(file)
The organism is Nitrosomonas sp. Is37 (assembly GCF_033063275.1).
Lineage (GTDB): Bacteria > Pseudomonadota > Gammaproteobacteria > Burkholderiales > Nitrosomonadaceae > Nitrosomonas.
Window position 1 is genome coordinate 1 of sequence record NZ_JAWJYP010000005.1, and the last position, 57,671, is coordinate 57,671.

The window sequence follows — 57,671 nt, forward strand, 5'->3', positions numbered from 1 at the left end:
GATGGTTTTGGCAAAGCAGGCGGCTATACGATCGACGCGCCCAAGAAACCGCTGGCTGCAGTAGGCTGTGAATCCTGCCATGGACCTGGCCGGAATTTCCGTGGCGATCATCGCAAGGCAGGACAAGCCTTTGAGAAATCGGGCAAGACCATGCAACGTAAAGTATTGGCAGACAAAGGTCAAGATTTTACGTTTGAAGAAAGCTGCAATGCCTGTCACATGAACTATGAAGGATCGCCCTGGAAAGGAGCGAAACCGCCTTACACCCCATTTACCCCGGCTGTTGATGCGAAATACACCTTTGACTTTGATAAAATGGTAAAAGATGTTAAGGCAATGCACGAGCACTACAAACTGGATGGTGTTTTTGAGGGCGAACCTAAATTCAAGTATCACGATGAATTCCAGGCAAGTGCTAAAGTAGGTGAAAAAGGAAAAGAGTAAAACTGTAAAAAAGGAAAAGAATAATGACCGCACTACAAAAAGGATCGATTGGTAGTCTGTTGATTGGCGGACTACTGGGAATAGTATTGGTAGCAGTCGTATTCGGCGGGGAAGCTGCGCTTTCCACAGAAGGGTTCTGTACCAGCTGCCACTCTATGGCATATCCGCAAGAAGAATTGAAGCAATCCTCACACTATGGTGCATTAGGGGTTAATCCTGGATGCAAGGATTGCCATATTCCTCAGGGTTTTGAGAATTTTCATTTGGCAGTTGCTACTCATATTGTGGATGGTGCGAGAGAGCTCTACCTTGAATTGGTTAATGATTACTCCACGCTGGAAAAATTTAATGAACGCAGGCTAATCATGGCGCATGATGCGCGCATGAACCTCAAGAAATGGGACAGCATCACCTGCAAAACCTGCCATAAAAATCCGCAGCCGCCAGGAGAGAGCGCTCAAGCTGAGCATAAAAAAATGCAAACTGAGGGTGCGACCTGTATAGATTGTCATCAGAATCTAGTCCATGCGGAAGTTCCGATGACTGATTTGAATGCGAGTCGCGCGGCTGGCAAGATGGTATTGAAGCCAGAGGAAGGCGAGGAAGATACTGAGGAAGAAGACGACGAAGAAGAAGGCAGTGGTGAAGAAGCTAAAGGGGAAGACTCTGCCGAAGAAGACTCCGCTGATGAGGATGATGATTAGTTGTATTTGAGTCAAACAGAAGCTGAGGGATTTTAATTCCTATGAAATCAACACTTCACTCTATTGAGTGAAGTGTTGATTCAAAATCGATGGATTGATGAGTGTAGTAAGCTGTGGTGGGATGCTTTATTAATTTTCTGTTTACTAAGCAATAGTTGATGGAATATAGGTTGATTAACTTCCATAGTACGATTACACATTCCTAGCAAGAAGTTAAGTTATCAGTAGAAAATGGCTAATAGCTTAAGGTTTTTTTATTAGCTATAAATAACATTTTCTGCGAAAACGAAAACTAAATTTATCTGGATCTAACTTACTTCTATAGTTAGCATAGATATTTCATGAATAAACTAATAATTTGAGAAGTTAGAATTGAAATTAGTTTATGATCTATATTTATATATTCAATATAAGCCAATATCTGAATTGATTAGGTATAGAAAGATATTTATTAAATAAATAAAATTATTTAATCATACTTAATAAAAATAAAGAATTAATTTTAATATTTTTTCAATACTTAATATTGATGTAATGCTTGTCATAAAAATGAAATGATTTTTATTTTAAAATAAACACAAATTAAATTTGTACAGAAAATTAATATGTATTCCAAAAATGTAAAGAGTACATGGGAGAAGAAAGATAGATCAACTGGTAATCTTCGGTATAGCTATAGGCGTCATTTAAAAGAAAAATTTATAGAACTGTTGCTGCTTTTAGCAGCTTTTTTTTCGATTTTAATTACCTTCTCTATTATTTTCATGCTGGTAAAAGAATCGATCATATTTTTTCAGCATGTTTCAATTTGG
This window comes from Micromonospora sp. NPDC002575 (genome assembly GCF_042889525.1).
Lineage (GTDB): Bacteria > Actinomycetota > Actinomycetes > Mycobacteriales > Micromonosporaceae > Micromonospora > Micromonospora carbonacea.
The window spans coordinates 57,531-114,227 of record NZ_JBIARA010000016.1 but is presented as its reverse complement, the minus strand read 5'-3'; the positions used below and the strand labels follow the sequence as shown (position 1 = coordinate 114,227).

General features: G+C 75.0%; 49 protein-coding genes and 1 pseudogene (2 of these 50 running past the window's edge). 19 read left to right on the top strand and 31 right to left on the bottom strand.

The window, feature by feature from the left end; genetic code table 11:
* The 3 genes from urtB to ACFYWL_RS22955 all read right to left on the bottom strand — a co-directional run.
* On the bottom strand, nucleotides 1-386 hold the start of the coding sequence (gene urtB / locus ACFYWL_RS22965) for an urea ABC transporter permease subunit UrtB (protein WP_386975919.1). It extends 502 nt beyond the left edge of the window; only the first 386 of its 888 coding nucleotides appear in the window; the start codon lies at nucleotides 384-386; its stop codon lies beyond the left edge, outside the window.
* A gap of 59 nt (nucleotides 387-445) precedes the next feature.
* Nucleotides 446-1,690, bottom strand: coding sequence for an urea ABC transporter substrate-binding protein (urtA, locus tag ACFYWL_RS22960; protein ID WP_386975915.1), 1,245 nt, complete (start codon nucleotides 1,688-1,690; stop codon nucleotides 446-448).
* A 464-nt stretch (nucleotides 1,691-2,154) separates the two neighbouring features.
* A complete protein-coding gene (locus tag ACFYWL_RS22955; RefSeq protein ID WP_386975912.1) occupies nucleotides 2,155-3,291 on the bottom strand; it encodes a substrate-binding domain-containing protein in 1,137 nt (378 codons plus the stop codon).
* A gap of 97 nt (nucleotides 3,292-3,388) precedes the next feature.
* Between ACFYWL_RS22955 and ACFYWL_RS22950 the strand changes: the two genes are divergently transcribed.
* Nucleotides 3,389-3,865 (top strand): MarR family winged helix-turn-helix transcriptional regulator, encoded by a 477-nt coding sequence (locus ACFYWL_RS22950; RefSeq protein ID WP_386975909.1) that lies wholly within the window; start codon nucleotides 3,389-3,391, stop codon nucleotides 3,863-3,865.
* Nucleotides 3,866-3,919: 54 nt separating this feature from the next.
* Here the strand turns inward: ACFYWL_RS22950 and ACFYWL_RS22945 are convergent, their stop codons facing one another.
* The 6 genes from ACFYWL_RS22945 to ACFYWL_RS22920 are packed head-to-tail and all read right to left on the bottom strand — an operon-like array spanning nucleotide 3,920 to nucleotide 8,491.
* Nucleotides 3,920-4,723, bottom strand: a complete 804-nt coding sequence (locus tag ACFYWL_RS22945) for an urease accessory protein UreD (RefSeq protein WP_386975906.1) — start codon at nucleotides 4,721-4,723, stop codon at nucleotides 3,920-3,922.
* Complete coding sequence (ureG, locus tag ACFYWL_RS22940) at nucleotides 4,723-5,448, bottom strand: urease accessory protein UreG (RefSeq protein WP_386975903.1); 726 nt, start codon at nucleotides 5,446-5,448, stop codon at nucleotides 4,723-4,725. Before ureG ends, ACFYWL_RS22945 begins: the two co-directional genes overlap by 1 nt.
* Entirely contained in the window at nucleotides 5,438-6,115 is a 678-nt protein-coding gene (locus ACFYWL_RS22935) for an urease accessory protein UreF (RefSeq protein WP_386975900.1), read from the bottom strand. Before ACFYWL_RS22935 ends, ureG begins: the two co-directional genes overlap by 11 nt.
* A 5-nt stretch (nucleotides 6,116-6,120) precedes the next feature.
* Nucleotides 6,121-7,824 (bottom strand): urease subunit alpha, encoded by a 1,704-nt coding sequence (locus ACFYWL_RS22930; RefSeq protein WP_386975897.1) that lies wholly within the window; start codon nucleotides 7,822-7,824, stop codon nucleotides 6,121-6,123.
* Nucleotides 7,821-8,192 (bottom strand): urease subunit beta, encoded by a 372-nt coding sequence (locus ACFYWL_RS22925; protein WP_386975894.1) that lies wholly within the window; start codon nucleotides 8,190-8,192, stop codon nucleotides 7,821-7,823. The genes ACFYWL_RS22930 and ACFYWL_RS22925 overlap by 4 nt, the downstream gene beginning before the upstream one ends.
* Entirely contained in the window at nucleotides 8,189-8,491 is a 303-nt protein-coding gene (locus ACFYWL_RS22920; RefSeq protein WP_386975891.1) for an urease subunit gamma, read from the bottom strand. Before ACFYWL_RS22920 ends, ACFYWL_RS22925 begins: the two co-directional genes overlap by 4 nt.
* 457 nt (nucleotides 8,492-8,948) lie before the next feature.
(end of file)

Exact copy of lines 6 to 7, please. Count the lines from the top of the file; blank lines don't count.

This window comes from Micromonospora sp. NPDC002575 (genome assembly GCF_042889525.1).
Lineage (GTDB): Bacteria > Actinomycetota > Actinomycetes > Mycobacteriales > Micromonosporaceae > Micromonospora > Micromonospora carbonacea.